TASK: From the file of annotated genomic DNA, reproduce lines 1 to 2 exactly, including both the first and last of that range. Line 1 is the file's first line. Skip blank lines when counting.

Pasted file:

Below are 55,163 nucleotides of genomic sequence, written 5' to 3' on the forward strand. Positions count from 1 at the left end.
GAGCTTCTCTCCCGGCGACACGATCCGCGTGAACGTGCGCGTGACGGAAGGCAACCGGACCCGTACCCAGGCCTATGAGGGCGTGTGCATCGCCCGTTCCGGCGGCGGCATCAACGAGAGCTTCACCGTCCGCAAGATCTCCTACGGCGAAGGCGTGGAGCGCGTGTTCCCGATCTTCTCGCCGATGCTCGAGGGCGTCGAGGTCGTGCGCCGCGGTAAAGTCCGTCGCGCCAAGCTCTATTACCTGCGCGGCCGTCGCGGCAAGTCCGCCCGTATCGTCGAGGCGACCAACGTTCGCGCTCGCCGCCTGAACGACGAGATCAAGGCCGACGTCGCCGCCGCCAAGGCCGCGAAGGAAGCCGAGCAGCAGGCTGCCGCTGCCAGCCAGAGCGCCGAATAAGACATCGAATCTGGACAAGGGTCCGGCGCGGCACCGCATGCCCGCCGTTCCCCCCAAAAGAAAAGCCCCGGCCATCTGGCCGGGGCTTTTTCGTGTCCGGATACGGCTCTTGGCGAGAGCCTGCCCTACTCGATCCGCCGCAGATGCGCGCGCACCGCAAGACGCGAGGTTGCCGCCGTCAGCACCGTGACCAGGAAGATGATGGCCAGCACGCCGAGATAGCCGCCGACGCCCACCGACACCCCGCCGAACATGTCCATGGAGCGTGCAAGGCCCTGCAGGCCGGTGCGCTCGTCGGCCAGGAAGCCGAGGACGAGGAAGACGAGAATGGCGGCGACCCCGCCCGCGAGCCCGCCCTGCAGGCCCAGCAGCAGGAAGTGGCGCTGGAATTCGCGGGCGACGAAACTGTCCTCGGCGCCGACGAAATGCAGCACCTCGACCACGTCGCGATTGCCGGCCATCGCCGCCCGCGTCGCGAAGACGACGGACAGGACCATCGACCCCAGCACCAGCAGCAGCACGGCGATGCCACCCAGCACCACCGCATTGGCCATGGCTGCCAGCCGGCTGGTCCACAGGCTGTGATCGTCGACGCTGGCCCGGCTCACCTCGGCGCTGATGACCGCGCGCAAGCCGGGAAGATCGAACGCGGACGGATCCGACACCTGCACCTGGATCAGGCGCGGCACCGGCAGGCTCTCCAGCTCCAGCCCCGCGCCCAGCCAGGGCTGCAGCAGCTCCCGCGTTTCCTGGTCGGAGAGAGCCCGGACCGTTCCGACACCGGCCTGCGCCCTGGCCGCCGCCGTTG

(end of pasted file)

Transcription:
Below are 55,163 nucleotides of genomic sequence, written 5' to 3' on the forward strand. Positions count from 1 at the left end.
GAGCTTCTCTCCCGGCGACACGATCCGCGTGAACGTGCGCGTGACGGAAGGCAACCGGACCCGTACCCAGGCCTATGAGGGCGTGTGCATCGCCCGTTCCGGCGGCGGCATCAACGAGAGCTTCACCGTCCGCAAGATCTCCTACGGCGAAGGCGTGGAGCGCGTGTTCCCGATCTTCTCGCCGATGCTCGAGGGCGTCGAGGTCGTGCGCCGCGGTAAAGTCCGTCGCGCCAAGCTCTATTACCTGCGCGGCCGTCGCGGCAAGTCCGCCCGTATCGTCGAGGCGACCAACGTTCGCGCTCGCCGCCTGAACGACGAGATCAAGGCCGACGTCGCCGCCGCCAAGGCCGCGAAGGAAGCCGAGCAGCAGGCTGCCGCTGCCAGCCAGAGCGCCGAATAAGACATCGAATCTGGACAAGGGTCCGGCGCGGCACCGCATGCCCGCCGTTCCCCCCAAAAGAAAAGCCCCGGCCATCTGGCCGGGGCTTTTTCGTGTCCGGATACGGCTCTTGGCGAGAGCCTGCCCTACTCGATCCGCCGCAGATGCGCGCGCACCGCAAGACGCGAGGTTGCCGCCGTCAGCACCGTGACCAGGAAGATGATGGCCAGCACGCCGAGATAGCCGCCGACGCCCACCGACACCCCGCCGAACATGTCCATGGAGCGTGCAAGGCCCTGCAGGCCGGTGCGCTCGTCGGCCAGGAAGCCGAGGACGAGGAAGACGAGAATGGCGGCGACCCCGCCCGCGAGCCCGCCCTGCAGGCCCAGCAGCAGGAAGTGGCGCTGGAATTCGCGGGCGACGAAACTGTCCTCGGCGCCGACGAAATGCAGCACCTCGACCACGTCGCGATTGCCGGCCATCGCCGCCCGCGTCGCGAAGACGACGGACAGGACCATCGACCCCAGCACCAGCAGCAGCACGGCGATGCCACCCAGCACCACCGCATTGGCCATGGCTGCCAGCCGGCTGGTCCACAGGCTGTGATCGTCGACGCTGGCCCGGCTCACCTCGGCGCTGATGACCGCGCGCAAGCCGGGAAGATCGAACGCGGACGGATCCGACACCTGCACCTGGATCAGGCGCGGCACCGGCAGGCTCTCCAGCTCCAGCCCCGCGCCCAGCCAGGGCTGCAGCAGCTCCCGCGTTTCCTGGTCGGAGAGAGCCCGGACCGTTCCGACACCGGCCTGCGCCCTGGCCGCCGCCGTTG